when its `left`

operand exceeds its `right`

operand. When the `left`

operand is smaller than or equal to the `right`

operand, the `>`

operator returns `False`

. For example, `3>2`

evaluates to `True`

, but `2>3`

and `3>3`

both evaluate to `False`

.

Let’s explore a couple of examples regarding the greater than operator.

Is 3 greater than 2 and 2?

>>> 3 > 2 True

What about 2 greater than 3?

>>> 2 > 3 False

Can you compare collections such as lists?

>>> [1, 2] > [99] False >>> [1, 2] > [0] True >>> [1, 2] > [1, 2, 3] False >>> [1, 2] > [1, 1, 3] True

Yes!

Dive deeper into this operator in our related tutorial!

**Related Tutorial:** Python Greater Than

## Python Less Than

The Python less than (`left<right`

) operator returns `True`

when its `left`

operand is smaller than its `right`

operand. When the `left`

operand is greater than or equal to the `right`

operand, the `<`

operator returns `False`

. For example, `2<3`

evaluates to `True`

, but `3<2`

and `2<2`

both evaluate to `False`

.

Let’s explore a couple of examples regarding the *less than* (or *smaller than*) operator.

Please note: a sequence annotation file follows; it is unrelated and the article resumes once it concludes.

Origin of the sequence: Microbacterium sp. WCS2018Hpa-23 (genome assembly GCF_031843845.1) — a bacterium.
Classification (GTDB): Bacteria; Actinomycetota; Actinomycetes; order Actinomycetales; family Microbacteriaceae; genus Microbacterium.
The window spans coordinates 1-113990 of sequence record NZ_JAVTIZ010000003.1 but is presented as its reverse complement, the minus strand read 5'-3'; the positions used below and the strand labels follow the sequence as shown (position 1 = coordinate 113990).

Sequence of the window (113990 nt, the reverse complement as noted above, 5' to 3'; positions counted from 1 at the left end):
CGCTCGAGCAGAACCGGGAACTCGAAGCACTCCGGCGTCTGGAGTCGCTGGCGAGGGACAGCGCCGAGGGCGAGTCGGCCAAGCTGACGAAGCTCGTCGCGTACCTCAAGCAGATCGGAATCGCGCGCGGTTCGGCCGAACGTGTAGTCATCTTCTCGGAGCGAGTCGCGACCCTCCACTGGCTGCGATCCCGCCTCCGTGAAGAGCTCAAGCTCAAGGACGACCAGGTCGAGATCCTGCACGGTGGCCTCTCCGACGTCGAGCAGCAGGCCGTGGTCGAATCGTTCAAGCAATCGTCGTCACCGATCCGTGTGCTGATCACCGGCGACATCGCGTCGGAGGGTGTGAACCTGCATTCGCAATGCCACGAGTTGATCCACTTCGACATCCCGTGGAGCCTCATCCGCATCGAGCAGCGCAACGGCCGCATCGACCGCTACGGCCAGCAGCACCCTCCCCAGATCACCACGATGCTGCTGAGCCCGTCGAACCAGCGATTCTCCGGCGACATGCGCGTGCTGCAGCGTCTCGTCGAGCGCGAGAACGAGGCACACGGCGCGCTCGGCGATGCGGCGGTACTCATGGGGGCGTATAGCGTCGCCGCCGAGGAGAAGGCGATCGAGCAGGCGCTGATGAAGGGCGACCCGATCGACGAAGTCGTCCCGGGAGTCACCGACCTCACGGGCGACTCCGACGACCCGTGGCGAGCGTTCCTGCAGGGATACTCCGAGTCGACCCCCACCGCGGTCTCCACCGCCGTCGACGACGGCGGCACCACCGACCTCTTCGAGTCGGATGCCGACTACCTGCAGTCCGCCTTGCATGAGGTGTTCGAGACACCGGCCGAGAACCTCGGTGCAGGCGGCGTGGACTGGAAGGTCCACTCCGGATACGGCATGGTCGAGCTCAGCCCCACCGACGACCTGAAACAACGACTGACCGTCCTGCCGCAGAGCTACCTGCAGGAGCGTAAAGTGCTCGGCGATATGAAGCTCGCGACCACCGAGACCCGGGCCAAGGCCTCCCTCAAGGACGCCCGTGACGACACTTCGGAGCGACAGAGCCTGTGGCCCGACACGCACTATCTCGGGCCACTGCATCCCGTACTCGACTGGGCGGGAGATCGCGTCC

Is 3 less than 2?

>>> 3 < 2 False

What about 2 less than 3?

>>> 2 < 3 True

Can you compare collections such as lists?

>>> [1, 2] < [99] True >>> [1, 2] < [0] False >>> [1, 2] < [1, 2, 3] True >>> [1, 2] < [1, 1, 3] False

Yes!

Dive deeper into this operator in our related tutorial!

**Related Tutorial:** Python Less Than

## Python Equal To

The Python equal to (`left==right`

) operator returns `True`

when its `left`

operand is equal to its `right`

operand. Otherwise, it returns `False`

. For example, `3==3`

evaluates to `True`

, but `3==2`

evaluates to `False`

.

Let’s explore a couple of examples regarding the *equal to* operator.

Is 3 equal to 2?

>>> 3 == 2 False

What about `'h'`

equal to `'h'`

?

>>> 'h' == 'h' True

Can you compare collections such as lists, strings, tuples?

>>> [1, 2] == [1, 2] True >>> [1, 2] == [1, 2, 3] False >>> (1, 1) == (1, 1, 1) False >>> 'hello' == 'hello' True

Yes!

Dive deeper into this operator in our related tutorial!

**Related Tutorial:** Python Equal To

## Python Not Equal To

The Python *not equal to* (`left!=right`

) operator returns `True`

when its `left`

operand is not equal to its `right`

operand as defined by the `__ne__()`

magic method. Otherwise, it returns `False`

. For example, `3!=2`

evaluates to `True`

, but `3!=3`

evaluates to `False`

.